Judge Annuls Harvard-Yale Divestment Protesters’ Charges
Kennedy Takes Aim at Markey’s Iraq War Vote at Cambridge Dems Event
Harvard Affiliates Stage 24-Hour Protest Against India’s Citizenship Amendment Act
From Beef to Bots? Harvard Professors Mired in Debate Over Spam Emails, Industry-Funded Research
Days Before Deadline, Environmentalist Overseer Campaign Harvard Forward On Track To Reach Nomination Goal
Blue skies and crowded lecture halls welcomed students back to campus as they shopped classes on Monday, marking the first day of the spring semester.
Across campus, students sampled classes including the consistently popular Economics 10b: “Principles of Macroeconomics.”
This academic term also marks the beginning of a new General Education lottery process. Instead of individual lotteries coordinated by each course, the new system features a centralized ranked-choice lottery run by the Gen Ed office.
Ayana M. Yaegashi ’23 was one of the lucky few to claim a seat in Gen Ed 1051: “Reclaiming Argument: Logic as a Force for Good,” taught by Philosophy Department Chair Edward J. Hall. It meets in Harvard Hall, which recently reopened following half a year of renovations.
“I want to take it because it would be cool to be able to dissect arguments,” Yaegashi said. “It’s kind of interesting to know formal logic, because you always think about it and we all have some sort of instinct for it.”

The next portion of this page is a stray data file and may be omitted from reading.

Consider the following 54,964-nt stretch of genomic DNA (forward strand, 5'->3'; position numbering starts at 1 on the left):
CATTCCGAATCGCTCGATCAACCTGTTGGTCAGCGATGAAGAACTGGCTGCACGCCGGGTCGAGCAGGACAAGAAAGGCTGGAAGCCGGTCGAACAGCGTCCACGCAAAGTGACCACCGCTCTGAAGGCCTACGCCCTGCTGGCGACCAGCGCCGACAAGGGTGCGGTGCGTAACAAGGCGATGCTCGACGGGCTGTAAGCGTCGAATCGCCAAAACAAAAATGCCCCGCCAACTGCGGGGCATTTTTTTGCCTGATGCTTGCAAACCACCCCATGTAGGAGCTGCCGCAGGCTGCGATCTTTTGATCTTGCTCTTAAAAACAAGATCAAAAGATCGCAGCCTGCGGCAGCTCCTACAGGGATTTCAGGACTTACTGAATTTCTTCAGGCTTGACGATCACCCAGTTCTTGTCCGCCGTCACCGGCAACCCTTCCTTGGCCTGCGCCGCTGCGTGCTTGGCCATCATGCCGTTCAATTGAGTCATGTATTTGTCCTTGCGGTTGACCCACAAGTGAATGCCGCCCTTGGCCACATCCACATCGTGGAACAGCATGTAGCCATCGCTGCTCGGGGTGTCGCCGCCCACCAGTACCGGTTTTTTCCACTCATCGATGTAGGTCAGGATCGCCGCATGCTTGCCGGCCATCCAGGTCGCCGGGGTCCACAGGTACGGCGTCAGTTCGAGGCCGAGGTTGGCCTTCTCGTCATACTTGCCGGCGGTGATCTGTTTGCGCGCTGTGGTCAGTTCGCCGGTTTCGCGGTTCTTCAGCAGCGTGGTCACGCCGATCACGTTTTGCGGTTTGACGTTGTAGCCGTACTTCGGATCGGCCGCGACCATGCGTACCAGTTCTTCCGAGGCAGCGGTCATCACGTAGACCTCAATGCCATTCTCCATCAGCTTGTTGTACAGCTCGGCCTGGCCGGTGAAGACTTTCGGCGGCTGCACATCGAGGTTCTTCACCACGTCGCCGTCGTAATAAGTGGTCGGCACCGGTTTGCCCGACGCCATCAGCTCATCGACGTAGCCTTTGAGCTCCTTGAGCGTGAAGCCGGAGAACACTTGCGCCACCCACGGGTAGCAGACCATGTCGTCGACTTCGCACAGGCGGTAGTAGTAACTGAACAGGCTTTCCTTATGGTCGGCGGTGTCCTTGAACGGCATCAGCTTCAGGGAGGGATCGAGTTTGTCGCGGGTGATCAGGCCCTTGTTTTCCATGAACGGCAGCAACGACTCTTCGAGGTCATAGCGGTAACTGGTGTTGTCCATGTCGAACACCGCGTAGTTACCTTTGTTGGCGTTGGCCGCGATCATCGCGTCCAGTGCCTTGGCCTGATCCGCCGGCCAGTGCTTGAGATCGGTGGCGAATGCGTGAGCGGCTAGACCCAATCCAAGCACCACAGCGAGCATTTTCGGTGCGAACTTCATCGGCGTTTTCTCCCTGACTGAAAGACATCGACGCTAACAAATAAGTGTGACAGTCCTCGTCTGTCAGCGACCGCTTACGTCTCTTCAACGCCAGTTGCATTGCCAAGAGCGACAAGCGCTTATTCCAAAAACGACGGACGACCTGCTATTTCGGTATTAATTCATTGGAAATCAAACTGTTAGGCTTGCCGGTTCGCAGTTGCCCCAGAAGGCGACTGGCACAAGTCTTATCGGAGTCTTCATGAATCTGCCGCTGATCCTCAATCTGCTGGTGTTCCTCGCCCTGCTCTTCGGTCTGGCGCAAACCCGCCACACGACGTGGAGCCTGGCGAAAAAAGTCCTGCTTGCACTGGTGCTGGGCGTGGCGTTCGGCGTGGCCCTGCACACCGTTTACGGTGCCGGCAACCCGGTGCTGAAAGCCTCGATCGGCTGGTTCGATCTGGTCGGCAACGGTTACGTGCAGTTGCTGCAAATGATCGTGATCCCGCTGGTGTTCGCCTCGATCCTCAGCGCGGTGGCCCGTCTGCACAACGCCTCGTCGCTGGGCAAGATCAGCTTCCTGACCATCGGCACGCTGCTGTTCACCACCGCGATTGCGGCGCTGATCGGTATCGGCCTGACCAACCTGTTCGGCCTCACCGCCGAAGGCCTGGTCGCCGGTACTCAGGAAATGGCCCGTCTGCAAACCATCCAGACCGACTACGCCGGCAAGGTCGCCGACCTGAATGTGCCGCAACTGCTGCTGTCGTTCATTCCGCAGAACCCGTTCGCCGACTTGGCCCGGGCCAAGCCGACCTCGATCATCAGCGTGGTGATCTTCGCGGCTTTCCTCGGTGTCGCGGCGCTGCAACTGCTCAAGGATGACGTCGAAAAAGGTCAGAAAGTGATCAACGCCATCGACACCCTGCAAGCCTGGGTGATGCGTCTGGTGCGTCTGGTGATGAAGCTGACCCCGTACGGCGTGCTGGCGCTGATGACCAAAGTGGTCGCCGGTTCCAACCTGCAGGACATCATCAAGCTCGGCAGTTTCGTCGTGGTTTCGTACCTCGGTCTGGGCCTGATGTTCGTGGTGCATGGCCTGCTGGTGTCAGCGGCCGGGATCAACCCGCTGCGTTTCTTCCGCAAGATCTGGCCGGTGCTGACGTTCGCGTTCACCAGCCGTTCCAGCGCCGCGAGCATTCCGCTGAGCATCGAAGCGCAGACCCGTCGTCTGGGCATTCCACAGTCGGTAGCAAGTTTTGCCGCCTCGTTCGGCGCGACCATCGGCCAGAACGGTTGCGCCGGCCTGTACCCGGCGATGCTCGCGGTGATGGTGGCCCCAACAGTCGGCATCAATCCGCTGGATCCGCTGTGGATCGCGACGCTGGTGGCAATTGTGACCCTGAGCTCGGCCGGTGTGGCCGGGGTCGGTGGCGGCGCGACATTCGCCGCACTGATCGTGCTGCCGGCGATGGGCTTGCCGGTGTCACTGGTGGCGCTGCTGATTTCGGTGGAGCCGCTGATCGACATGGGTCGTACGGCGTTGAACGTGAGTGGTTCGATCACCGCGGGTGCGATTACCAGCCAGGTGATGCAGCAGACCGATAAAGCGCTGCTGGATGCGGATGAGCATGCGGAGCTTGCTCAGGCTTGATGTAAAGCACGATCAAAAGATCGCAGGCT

In many cases, classes were filled to the brim, leaving people to claim any space they could, including in aisles and on windowsills.
An overflowing student body welcomed Economics 50: “Using Big Data to Solve Social and Economic Problems” to Sanders Theater. Oscar L. Berry ’23 witnessed the overcrowding for the newly-renamed course, taught by Economics Professsor Raj Chetty ’00.
“I was physically uncomfortable. We had to move down on our little bench because there were so many people there,” Berry said. “There were more people there than there were in Ec 10b, and I think that’s the measure for a packed room.”
Some professors spent their lectures doing more than presenting syllabi. Physical Science 11: “Foundations and Frontiers of Modern Chemistry” decided to play with fire.
“They showed a lot of experiments on the way just to prove that the class is going to remain interesting,” Michael L. Zhang ’‘23 said. “He held a candle up to two balloons, and because of the flames, the balloons would explode. I had decided to take the class already, but experiments are always cool.”
Students do not finalize course selections until Friday, giving them the opportunity to casually survey classes for themselves before the deadline.
After shopping Computer Science 124: “Data Structures and Algorithms,” Katherine F. Zhang ’23 found a valuable course to add to her schedule.
“I’m excited to see computer science from a more abstract and theoretical perspective because that’s not something that I’ve really done before,” she said.
Others, like Derek N. Zheng ’23, had different thoughts about the first lecture.
“We just spent an entire lecture learning about coin flipping,” he said.
—Staff writer Austin W. Li can be reached at email@example.com. Follow him on Twitter @austinwli.
—Staff writer Andy Z. Wang can be reached at firstname.lastname@example.org.
Want to keep up with breaking news? Subscribe to our email newsletter.